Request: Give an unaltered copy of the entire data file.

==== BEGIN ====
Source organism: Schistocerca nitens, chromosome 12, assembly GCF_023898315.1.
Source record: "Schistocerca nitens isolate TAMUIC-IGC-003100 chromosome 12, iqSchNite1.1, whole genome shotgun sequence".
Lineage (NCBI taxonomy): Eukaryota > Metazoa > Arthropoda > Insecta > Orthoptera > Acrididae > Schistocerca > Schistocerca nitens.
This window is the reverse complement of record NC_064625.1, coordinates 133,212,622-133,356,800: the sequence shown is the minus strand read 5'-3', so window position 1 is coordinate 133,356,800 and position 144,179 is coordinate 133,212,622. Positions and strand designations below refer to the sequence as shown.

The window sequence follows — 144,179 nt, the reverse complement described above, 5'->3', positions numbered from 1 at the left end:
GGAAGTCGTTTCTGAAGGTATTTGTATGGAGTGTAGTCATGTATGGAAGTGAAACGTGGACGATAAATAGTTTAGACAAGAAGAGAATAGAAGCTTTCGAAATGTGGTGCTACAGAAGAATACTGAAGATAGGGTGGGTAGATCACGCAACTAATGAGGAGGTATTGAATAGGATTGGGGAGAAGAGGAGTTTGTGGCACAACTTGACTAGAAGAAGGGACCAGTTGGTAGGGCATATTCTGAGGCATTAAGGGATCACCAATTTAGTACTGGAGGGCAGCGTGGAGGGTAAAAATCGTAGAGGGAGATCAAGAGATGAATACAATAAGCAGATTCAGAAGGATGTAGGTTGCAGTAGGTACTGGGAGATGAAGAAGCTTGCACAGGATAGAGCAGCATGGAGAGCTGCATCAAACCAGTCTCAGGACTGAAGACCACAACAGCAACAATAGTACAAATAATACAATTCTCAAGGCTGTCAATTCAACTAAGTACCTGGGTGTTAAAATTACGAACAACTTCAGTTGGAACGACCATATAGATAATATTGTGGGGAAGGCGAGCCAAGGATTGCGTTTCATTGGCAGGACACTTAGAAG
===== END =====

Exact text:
Source organism: Schistocerca nitens, chromosome 12, assembly GCF_023898315.1.
Source record: "Schistocerca nitens isolate TAMUIC-IGC-003100 chromosome 12, iqSchNite1.1, whole genome shotgun sequence".
Lineage (NCBI taxonomy): Eukaryota > Metazoa > Arthropoda > Insecta > Orthoptera > Acrididae > Schistocerca > Schistocerca nitens.
This window is the reverse complement of record NC_064625.1, coordinates 133,212,622-133,356,800: the sequence shown is the minus strand read 5'-3', so window position 1 is coordinate 133,356,800 and position 144,179 is coordinate 133,212,622. Positions and strand designations below refer to the sequence as shown.

The window sequence follows — 144,179 nt, the reverse complement described above, 5'->3', positions numbered from 1 at the left end:
GGAAGTCGTTTCTGAAGGTATTTGTATGGAGTGTAGTCATGTATGGAAGTGAAACGTGGACGATAAATAGTTTAGACAAGAAGAGAATAGAAGCTTTCGAAATGTGGTGCTACAGAAGAATACTGAAGATAGGGTGGGTAGATCACGCAACTAATGAGGAGGTATTGAATAGGATTGGGGAGAAGAGGAGTTTGTGGCACAACTTGACTAGAAGAAGGGACCAGTTGGTAGGGCATATTCTGAGGCATTAAGGGATCACCAATTTAGTACTGGAGGGCAGCGTGGAGGGTAAAAATCGTAGAGGGAGATCAAGAGATGAATACAATAAGCAGATTCAGAAGGATGTAGGTTGCAGTAGGTACTGGGAGATGAAGAAGCTTGCACAGGATAGAGCAGCATGGAGAGCTGCATCAAACCAGTCTCAGGACTGAAGACCACAACAGCAACAATAGTACAAATAATACAATTCTCAAGGCTGTCAATTCAACTAAGTACCTGGGTGTTAAAATTACGAACAACTTCAGTTGGAACGACCATATAGATAATATTGTGGGGAAGGCGAGCCAAGGATTGCGTTTCATTGGCAGGACACTTAGAAG